The chairman of our judging panel is Iqbal Quadir, founder of Grameen Telecom, perhaps the world's most renowned success in tech for the poor. Grameen is one of the largest cellphone providers in South Asia, and best known for coming up with a unique model to empower local women in Bangladesh. It helps them offer cellphone service to others in their village on a per-call basis.

Quadir is now at MIT running The Legatum Center for Development and Entrepreneurship, funded with a $50 million long-term investment by the Legatum Group.

You've likely never heard of Legatum. It is an enormously successful investment company controlled by Christopher Chandler. You will be reading more about Chandler in coming months. The institution of this prize and the center at MIT (created last year) mark the beginning of his emergence from a deliberate strategy of anonymity. He is one of the world's great contrarian investors, worth many billions. Legatum recently revealed that in India alone it currently controls $4 billion worth of investments.

Chandler is a New Zealander who with his brother Richard began investing globally in 1986, using the proceeds from the sale of a small chain of department stores started by their parents. They created a group called Sovereign Global. It bet big on commercial real estate at the time of the transition in Hong Kong from British to Chinese control, when most of the world was profoundly pessimistic about the city's prospects.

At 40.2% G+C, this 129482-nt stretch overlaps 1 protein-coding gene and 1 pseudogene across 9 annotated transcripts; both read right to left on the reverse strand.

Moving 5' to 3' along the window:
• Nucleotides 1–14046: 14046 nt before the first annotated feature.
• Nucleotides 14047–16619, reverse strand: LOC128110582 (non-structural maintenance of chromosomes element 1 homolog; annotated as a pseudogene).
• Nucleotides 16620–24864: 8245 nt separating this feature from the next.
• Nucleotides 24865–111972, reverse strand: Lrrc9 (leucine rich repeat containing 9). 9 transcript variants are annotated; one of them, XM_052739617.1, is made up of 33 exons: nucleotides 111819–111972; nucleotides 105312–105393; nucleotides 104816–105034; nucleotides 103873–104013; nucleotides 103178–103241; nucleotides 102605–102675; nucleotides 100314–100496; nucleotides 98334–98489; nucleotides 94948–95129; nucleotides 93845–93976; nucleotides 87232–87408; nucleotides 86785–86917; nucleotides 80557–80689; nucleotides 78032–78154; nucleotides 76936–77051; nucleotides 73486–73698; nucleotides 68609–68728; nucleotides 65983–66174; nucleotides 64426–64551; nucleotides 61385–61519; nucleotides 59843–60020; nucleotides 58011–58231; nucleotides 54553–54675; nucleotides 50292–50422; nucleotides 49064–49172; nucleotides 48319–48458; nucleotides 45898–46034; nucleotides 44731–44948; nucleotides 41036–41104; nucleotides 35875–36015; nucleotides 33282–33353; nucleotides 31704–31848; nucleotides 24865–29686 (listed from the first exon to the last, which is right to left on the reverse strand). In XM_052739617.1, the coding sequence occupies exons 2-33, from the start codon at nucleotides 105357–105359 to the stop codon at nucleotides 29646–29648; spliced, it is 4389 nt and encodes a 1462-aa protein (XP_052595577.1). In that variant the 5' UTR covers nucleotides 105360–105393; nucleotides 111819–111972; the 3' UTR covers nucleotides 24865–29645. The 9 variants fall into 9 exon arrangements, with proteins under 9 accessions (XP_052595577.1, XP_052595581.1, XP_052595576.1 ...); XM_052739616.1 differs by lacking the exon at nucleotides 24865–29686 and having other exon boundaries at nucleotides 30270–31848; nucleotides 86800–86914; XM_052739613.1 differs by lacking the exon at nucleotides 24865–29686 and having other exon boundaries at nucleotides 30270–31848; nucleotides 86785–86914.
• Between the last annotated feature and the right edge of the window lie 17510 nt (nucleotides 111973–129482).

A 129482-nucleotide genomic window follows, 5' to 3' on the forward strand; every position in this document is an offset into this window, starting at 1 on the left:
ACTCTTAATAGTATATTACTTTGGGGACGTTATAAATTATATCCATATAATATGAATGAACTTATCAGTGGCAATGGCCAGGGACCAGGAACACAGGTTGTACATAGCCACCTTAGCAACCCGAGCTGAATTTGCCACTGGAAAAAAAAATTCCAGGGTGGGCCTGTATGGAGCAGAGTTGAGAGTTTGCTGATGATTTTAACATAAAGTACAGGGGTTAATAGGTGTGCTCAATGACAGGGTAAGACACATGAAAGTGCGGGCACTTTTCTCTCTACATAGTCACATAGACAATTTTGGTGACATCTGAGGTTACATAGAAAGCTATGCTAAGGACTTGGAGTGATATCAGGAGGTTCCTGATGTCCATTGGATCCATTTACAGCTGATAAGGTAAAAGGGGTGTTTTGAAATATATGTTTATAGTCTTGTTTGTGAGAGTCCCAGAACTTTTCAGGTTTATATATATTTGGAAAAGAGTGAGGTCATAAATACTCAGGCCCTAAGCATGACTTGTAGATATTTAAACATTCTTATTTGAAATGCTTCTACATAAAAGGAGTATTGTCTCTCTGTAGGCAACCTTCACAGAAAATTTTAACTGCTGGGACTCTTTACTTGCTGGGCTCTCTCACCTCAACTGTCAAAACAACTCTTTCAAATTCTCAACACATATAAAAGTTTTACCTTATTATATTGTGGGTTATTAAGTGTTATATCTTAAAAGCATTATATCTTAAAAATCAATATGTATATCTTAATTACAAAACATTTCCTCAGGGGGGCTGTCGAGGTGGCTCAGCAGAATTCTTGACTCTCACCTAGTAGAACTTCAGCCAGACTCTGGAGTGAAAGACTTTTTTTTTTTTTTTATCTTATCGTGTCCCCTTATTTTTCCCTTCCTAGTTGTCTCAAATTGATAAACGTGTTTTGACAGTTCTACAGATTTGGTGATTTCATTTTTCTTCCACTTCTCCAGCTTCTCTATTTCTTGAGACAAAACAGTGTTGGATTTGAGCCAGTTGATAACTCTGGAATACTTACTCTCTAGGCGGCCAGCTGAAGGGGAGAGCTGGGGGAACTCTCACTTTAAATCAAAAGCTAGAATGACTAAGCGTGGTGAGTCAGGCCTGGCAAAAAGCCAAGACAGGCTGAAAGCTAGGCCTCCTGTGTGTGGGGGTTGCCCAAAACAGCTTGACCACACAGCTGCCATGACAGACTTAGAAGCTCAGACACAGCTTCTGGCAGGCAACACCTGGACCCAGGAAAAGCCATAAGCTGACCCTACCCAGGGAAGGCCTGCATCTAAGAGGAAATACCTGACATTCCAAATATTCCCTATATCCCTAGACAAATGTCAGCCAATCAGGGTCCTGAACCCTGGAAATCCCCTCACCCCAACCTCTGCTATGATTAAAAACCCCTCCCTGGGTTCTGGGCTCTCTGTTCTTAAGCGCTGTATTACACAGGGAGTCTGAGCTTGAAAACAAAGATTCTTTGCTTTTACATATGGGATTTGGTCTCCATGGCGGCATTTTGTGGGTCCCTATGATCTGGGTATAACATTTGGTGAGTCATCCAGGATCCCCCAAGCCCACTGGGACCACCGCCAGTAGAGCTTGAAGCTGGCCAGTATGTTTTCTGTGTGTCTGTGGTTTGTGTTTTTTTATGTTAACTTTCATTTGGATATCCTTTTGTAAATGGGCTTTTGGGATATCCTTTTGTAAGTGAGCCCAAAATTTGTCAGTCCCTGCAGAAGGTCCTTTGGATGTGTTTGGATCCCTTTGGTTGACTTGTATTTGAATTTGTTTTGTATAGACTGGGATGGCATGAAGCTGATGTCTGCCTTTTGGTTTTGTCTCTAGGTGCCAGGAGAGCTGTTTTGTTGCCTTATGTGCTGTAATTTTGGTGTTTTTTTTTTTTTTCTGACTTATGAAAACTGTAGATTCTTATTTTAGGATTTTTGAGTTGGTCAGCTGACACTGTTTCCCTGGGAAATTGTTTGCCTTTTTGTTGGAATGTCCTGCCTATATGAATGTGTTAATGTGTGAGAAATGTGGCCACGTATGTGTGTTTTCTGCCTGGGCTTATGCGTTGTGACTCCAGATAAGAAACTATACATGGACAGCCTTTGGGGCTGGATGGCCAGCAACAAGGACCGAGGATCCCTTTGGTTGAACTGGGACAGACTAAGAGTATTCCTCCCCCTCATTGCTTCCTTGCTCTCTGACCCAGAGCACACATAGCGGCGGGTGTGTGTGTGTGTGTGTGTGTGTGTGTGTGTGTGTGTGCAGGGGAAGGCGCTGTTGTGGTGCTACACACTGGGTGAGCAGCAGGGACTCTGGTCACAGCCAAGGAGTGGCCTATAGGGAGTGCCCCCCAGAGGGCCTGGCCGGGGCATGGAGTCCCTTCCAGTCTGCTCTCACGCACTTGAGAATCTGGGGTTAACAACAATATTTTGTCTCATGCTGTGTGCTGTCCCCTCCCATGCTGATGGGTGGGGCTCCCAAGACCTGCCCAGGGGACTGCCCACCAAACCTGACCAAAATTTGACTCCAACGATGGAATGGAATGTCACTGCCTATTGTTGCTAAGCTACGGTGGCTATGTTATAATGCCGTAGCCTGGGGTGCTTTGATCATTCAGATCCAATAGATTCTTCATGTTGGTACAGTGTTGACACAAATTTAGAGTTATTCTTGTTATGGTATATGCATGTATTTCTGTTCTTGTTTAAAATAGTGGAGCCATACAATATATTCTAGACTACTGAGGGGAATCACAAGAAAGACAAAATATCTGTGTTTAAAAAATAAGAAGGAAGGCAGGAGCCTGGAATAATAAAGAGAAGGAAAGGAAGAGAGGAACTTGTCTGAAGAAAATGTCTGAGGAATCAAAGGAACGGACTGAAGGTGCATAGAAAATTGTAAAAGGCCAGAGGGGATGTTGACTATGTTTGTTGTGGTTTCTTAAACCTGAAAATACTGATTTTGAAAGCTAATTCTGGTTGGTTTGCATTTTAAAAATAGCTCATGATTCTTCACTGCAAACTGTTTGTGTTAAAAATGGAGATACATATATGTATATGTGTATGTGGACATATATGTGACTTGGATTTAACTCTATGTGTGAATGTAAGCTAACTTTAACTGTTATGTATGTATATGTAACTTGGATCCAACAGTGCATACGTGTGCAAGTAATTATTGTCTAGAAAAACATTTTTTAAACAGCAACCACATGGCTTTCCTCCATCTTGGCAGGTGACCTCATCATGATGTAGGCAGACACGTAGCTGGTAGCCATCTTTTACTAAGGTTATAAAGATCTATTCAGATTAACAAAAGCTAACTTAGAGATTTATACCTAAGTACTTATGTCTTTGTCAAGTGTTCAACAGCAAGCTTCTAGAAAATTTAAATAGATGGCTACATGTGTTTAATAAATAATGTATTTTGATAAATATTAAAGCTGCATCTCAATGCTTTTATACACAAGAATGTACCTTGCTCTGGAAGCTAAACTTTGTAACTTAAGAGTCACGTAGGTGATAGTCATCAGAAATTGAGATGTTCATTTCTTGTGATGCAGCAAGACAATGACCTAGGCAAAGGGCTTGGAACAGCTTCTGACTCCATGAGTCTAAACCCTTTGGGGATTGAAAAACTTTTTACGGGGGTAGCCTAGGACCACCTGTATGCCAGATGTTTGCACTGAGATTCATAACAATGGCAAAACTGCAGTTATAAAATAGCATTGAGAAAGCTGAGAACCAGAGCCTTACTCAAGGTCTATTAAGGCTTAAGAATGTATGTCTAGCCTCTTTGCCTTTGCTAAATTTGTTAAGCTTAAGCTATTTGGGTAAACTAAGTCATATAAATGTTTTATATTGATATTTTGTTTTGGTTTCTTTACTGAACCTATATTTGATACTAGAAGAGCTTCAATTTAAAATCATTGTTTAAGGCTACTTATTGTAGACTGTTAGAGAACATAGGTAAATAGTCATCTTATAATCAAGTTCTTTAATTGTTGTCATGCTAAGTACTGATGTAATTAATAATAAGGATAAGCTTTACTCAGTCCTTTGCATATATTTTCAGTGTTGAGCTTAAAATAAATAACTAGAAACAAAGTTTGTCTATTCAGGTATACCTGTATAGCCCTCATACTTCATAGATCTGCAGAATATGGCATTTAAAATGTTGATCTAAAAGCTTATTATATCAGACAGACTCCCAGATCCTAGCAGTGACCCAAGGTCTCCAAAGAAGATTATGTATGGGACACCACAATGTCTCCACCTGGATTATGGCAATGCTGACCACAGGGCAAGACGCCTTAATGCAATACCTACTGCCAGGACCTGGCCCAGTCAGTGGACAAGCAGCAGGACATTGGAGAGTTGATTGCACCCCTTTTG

Using the proceeds of those investments, the brothers went into Eastern European oil and gas infrastructure around the time of the transition from Communism. And so on and so on. These guys are willing to take risk.

Sovereign was disbanded in 2006, the brothers struck out alone and now Christopher Chandler's Legatum operates both a huge fund and a growing philanthropic arm. It has also set up the Legatum Institute "to promote the principles that drive the creation of global prosperity and the expansion of human liberty."

You'll be hearing more about the prize in coming months.

Meanwhile, there were plenty of other amazing things at Brainstorm. Eric Schmidt reiterated that he thinks Google's purpose remains largely to change the world for the better. Rocker Neil Young told of how he is using his celebrity to bring attention to two major issues - the degradation of music, as he sees it, from an art form into a convenience with MP3 and iTunes, and the need to get the world off of oil. He's a pioneer of energy-efficient vehicles.

Nicholas Negroponte of One Laptop Per Child explained that the next phase of his philanthropic project for the world's poor children will explicitly encourage others to copy the innovative two-screen laptop device his group is now designing. For all the conference details go here.

One session was devoted to exploring the connections between technology and peace. Among other things, we asked whether it's possible that new social technologies could begin to instill greater compassion in users. That would be an advance worthy of quite a prize. To top of page